Playing in Dallas got harder late in Ott’s nine year-run. The once-proud franchise has missed the postseason four straight years. In September, the Stars filed for bankruptcy and were later sold at an auction.
“I’ve seen a lot of people come and go there over the last five years there because of the whole ownership issues,” Ott said.
Ott doesn’t believe he’ll experience something similar in Buffalo.
“What a first-class place to be able to play now,” he said.
Sabres general manager Darcy Regier said center Travis Turnbull, a restricted free agent who played his first three NHL games last season, likely won’t be back.
“We have not spoken with Travis, in part because of a shift of some other needs in Rochester,” he said. “We’re beginning to fill up there. I won’t say he’s off the page, but there are probably some other needs ahead of what he provides.”
The Sabres summoned Turnbull when they needed some toughness.
The 14-year, $110 million offer sheet Philadelphia laid on Nashville defenseman Shea Weber hardly surprised Regier.
Would the Sabres ever give such a long contract?
“Those are things that do get discussed, and they were discussed,” Regier said. “They were discussed with the parties, internally and externally. You have those conversations.”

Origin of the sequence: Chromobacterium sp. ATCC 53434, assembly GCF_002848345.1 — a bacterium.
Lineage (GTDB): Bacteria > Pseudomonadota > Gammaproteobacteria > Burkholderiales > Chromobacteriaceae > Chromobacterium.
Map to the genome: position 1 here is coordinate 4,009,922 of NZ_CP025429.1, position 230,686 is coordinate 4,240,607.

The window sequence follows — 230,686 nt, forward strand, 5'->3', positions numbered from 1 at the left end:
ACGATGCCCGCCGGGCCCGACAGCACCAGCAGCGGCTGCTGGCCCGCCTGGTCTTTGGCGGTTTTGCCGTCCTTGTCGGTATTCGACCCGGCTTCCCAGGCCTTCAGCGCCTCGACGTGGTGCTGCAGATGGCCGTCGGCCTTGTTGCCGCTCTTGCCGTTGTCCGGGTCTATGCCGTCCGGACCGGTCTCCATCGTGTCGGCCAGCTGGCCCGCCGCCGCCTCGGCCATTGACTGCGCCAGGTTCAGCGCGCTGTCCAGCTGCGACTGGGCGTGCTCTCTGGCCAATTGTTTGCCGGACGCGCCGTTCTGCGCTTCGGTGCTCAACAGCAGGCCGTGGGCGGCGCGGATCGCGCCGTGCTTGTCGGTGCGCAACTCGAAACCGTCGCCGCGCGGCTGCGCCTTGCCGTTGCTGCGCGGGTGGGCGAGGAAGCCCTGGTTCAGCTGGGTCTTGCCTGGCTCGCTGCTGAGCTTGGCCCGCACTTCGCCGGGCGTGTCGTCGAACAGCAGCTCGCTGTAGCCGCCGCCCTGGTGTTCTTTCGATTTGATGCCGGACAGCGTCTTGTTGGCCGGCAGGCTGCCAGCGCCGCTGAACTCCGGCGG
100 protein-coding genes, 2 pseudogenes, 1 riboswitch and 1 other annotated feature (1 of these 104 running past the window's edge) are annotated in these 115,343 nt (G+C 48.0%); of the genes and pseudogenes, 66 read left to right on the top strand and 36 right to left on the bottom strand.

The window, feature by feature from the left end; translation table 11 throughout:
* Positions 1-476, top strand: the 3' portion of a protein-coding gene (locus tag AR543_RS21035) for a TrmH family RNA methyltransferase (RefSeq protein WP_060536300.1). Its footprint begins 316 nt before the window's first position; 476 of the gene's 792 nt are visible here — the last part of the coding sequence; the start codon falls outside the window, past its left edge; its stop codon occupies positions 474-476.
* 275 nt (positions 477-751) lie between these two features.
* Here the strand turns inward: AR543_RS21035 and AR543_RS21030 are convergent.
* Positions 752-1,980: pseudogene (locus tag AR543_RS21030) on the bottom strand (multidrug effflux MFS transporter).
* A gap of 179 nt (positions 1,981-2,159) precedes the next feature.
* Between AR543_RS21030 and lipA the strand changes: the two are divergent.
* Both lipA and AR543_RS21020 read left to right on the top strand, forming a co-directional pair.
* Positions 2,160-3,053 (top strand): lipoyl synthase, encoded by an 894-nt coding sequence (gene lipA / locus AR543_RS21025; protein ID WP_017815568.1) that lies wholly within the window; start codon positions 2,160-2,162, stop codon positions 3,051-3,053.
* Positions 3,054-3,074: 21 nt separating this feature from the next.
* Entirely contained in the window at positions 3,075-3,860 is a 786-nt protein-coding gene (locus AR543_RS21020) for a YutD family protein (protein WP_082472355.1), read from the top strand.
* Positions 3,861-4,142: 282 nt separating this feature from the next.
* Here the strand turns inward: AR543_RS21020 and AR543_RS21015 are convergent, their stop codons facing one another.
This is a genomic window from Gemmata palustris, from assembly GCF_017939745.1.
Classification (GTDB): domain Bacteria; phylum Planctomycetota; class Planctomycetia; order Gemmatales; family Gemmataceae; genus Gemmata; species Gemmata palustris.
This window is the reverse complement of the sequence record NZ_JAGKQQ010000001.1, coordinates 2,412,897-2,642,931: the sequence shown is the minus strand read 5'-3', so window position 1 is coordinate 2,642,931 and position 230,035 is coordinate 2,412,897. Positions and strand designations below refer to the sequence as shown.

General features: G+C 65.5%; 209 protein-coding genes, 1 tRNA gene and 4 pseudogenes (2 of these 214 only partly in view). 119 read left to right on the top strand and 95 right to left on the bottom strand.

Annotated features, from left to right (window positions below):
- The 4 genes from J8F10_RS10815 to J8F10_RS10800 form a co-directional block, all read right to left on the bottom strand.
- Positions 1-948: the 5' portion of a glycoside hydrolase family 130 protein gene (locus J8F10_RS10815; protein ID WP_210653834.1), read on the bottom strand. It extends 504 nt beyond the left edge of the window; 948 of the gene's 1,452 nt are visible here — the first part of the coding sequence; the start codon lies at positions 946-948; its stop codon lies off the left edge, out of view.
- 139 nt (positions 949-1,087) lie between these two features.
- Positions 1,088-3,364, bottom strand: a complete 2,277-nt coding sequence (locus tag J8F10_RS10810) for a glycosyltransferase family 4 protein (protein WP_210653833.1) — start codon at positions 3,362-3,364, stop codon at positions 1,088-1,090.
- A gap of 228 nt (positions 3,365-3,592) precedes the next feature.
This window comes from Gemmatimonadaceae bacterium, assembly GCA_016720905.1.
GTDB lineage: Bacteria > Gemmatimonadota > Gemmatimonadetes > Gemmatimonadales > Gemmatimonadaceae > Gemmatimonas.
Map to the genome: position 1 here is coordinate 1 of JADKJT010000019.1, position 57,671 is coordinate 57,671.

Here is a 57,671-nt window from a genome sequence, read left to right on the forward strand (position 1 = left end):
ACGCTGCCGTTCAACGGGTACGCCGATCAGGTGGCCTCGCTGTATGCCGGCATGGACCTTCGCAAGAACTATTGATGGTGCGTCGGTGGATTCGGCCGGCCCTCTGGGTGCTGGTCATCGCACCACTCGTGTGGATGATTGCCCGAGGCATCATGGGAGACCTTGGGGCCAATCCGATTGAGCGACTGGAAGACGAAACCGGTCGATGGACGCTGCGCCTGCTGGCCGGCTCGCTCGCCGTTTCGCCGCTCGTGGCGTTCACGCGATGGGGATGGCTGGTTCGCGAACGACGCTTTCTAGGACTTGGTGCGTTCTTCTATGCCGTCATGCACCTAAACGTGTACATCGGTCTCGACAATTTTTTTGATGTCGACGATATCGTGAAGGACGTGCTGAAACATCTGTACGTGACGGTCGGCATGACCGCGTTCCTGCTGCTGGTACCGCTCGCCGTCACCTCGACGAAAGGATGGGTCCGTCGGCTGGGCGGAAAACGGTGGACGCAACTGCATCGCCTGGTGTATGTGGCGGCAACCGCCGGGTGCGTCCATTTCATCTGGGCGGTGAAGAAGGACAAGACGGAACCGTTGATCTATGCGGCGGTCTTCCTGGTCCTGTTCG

CBC.ca reported “it’s believed” the Sabres offered Zack Parise and Ryan Suter, two coveted free agents who signed with Minnesota, $100 million each.
“I’ll have to leave that as a report,” Regier said. “I’m not going to comment.”
Regier doesn’t think huge contracts being offered as the NHL asks the NHLPA for concessions in a new collective bargaining agreement is “in any way it’s hypocritical.”
“The clubs are going to compete for players,” he said. “They’re going to play within the rules. Those offers are within the rules. I think it’s a microcosm of a bigger picture. But I certainly we’re very supportive of the league’s on that proposal.”
Ott will wear Roy’s old No. 9, his number growing up. May 9 is also his daughter’s birthday. He wore No. 29 in Dallas.